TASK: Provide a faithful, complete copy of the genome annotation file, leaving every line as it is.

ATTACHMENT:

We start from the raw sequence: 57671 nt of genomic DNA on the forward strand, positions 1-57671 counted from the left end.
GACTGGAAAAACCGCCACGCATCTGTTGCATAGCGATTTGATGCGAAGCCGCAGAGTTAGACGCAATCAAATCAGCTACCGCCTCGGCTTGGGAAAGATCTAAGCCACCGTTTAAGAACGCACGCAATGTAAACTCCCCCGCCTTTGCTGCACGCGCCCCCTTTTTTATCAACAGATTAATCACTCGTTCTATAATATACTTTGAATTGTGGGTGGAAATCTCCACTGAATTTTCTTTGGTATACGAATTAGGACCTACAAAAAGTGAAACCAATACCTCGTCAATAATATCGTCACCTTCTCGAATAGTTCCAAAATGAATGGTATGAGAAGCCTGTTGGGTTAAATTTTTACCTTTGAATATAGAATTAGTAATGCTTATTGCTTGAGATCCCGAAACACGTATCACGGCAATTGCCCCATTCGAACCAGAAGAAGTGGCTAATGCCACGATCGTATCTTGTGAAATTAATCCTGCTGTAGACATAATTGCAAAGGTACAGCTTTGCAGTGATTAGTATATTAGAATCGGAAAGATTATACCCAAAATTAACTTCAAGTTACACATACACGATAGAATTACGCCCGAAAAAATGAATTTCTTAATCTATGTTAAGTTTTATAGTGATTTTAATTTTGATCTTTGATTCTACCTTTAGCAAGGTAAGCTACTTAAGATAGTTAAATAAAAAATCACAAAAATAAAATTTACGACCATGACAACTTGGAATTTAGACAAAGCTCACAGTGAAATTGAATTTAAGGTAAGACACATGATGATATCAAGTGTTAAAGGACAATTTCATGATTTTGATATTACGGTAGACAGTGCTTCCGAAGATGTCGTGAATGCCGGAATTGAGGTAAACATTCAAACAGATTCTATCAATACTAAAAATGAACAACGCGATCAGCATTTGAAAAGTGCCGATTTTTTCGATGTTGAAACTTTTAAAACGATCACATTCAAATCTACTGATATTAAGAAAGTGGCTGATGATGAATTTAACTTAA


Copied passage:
We start from the raw sequence: 57671 nt of genomic DNA on the forward strand, positions 1-57671 counted from the left end.
GACTGGAAAAACCGCCACGCATCTGTTGCATAGCGATTTGATGCGAAGCCGCAGAGTTAGACGCAATCAAATCAGCTACCGCCTCGGCTTGGGAAAGATCTAAGCCACCGTTTAAGAACGCACGCAATGTAAACTCCCCCGCCTTTGCTGCACGCGCCCCCTTTTTTATCAACAGATTAATCACTCGTTCTATAATATACTTTGAATTGTGGGTGGAAATCTCCACTGAATTTTCTTTGGTATACGAATTAGGACCTACAAAAAGTGAAACCAATACCTCGTCAATAATATCGTCACCTTCTCGAATAGTTCCAAAATGAATGGTATGAGAAGCCTGTTGGGTTAAATTTTTACCTTTGAATATAGAATTAGTAATGCTTATTGCTTGAGATCCCGAAACACGTATCACGGCAATTGCCCCATTCGAACCAGAAGAAGTGGCTAATGCCACGATCGTATCTTGTGAAATTAATCCTGCTGTAGACATAATTGCAAAGGTACAGCTTTGCAGTGATTAGTATATTAGAATCGGAAAGATTATACCCAAAATTAACTTCAAGTTACACATACACGATAGAATTACGCCCGAAAAAATGAATTTCTTAATCTATGTTAAGTTTTATAGTGATTTTAATTTTGATCTTTGATTCTACCTTTAGCAAGGTAAGCTACTTAAGATAGTTAAATAAAAAATCACAAAAATAAAATTTACGACCATGACAACTTGGAATTTAGACAAAGCTCACAGTGAAATTGAATTTAAGGTAAGACACATGATGATATCAAGTGTTAAAGGACAATTTCATGATTTTGATATTACGGTAGACAGTGCTTCCGAAGATGTCGTGAATGCCGGAATTGAGGTAAACATTCAAACAGATTCTATCAATACTAAAAATGAACAACGCGATCAGCATTTGAAAAGTGCCGATTTTTTCGATGTTGAAACTTTTAAAACGATCACATTCAAATCTACTGATATTAAGAAAGTGGCTGATGATGAATTTAACTTAA